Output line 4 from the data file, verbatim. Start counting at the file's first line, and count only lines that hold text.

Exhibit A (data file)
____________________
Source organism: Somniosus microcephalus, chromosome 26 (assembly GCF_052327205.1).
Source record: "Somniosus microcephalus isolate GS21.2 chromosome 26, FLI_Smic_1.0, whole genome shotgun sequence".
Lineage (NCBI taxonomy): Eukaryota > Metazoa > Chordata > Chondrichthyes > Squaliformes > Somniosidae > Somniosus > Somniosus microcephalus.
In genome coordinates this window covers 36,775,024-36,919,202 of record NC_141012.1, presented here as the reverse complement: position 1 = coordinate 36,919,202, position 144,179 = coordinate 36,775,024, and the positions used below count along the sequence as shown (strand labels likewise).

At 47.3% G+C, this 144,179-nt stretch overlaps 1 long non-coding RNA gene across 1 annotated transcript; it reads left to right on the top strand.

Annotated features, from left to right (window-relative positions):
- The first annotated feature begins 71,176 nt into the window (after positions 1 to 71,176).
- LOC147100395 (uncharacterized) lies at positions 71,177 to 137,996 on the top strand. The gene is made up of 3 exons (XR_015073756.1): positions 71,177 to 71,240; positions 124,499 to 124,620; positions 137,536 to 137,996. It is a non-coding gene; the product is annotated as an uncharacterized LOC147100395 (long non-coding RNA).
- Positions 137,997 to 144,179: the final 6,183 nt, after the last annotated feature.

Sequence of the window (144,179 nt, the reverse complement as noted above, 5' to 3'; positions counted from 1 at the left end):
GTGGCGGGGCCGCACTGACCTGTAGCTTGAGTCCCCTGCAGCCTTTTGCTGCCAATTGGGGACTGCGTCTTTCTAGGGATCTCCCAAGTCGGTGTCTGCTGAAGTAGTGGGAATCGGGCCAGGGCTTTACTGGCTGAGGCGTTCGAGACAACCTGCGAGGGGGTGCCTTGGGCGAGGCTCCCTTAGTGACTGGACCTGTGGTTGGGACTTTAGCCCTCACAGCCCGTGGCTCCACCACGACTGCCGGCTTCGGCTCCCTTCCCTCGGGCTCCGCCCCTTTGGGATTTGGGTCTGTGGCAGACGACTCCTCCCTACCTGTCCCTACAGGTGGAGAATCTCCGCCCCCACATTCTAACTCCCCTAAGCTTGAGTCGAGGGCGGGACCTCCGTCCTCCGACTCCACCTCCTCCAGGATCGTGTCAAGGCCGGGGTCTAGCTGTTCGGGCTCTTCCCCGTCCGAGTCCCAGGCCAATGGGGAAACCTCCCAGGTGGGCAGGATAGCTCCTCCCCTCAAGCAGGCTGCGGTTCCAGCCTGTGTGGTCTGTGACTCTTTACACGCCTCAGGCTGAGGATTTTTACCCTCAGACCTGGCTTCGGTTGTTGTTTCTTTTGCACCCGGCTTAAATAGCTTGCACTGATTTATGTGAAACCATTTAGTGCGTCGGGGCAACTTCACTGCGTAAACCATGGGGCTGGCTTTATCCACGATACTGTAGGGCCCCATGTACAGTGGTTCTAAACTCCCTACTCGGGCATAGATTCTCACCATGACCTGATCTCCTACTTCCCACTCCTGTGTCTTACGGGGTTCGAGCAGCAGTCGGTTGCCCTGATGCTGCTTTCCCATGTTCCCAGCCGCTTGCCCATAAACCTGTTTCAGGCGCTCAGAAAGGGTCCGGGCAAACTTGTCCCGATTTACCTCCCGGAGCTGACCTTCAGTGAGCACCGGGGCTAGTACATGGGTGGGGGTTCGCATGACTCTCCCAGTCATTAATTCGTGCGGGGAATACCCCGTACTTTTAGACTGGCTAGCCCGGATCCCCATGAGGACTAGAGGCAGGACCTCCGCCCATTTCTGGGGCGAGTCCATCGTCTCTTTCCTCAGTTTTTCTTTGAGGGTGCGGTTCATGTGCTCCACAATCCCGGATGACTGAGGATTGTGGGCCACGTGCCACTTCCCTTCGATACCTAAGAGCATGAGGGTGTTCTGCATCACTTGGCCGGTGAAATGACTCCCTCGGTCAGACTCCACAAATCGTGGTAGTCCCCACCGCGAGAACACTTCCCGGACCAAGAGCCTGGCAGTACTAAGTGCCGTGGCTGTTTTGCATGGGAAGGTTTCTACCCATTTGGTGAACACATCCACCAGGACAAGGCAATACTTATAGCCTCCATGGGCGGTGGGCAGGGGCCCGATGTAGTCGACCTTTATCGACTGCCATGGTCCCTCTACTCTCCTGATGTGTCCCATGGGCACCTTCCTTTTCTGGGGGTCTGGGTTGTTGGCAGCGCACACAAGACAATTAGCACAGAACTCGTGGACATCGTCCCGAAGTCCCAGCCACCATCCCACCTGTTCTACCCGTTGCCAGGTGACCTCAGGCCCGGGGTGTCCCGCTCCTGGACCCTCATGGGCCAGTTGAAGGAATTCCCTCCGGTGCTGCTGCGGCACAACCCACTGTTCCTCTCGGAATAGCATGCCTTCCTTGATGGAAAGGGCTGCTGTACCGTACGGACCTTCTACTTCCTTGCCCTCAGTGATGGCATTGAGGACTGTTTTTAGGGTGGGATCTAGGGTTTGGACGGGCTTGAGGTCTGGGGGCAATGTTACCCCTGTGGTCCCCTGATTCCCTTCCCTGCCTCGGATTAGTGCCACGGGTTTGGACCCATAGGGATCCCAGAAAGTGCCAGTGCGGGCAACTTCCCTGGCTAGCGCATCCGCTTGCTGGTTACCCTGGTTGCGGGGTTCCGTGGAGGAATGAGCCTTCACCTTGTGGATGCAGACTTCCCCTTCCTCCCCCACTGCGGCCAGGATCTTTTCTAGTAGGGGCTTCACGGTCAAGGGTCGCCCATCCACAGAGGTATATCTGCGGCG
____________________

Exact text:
In genome coordinates this window covers 36,775,024-36,919,202 of record NC_141012.1, presented here as the reverse complement: position 1 = coordinate 36,919,202, position 144,179 = coordinate 36,775,024, and the positions used below count along the sequence as shown (strand labels likewise).